Ben Franklin’s Humbling Headache

Thomas Kidd is one of my favorite authors and historians. His biography of George Whitefield is one of better biographies I have read in the last 5 years. Recently, Kidd released his newest biographical work covering the fascinating and equally perplexing spiritual life of one of the most important figures in American history: Ben Franklin.

Early in the book, Kidd references an event that played a pivotal role in Franklin’s understanding of humility and the importance of it in his life as the Lord expanded Franklin’s influence in the early years of colonial America.

The scene is set in the home of young Franklin’s mentor, Rev Cotton Mather, when he recollected a “pleasant and instructive conversation” while visiting Mather’s home.

“As I was taking my leave he accompanied me through a narrow passage at which I did not enter, and which had a beam across it lower than my head. He continued talking which occassioned me to keep my face partly towards him as I retired, when he suddenly cried out, ‘Stoop!’ ‘Stoop!’ Not immediately understanding what he meant, I hit my head hard against the beam. He then added, ‘Let this be a caution to you not always to hold your head so high; Stoop, young man, stoop- as you go through the world and you’ll miss many hard thumps.’ This was a way of hammering instruction into one’s head: And it so far effectual, that I have ever since remembered it, though I have not always been able to practice it”. (p. 22)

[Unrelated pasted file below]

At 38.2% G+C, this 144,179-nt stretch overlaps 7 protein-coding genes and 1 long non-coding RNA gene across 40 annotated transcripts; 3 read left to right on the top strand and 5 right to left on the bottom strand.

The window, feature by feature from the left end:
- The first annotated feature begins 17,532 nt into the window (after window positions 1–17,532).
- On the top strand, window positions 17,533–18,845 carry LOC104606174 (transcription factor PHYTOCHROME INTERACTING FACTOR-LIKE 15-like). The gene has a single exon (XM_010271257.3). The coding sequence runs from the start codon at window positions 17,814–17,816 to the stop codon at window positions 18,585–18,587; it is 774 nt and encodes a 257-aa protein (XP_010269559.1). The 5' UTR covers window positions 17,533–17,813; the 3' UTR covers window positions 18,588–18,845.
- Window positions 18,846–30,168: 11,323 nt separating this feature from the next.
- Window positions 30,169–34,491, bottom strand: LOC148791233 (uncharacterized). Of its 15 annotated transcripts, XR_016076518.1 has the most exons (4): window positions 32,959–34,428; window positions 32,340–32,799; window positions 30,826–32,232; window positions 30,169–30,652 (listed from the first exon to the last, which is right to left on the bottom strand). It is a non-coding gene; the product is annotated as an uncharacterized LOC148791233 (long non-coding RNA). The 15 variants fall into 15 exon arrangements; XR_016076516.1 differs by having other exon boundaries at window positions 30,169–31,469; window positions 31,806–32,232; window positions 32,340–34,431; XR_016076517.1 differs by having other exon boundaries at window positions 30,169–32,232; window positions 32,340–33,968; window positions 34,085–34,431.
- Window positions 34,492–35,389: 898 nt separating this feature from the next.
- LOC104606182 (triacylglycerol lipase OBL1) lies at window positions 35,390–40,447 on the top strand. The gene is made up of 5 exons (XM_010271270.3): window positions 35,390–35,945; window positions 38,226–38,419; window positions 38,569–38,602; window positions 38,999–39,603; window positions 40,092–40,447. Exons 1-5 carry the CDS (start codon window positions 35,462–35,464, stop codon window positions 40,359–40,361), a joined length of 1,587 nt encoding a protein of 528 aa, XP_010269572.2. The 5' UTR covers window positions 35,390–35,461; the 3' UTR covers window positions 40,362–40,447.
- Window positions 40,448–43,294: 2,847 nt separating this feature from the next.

Mather was right. Leaders who fail to “lower their heads” in humility are bound to be caught off guard when life’s inevitable humbling takes place. It is also a caution to heed caution. Leaders must be quick to “stoop”, taking the seat at the table that no one else desires, and serving others when the rest of the room is seeking to be served. It is this ‘way of the cross’, this willingness to humble oneself, that displays the true marks of Christ-like leadership.

Matthew 12:11-12 The greatest among you shall be your servant. exalts himself will be humbled, and whoever humbles himself will be exalted.

Chad Williams

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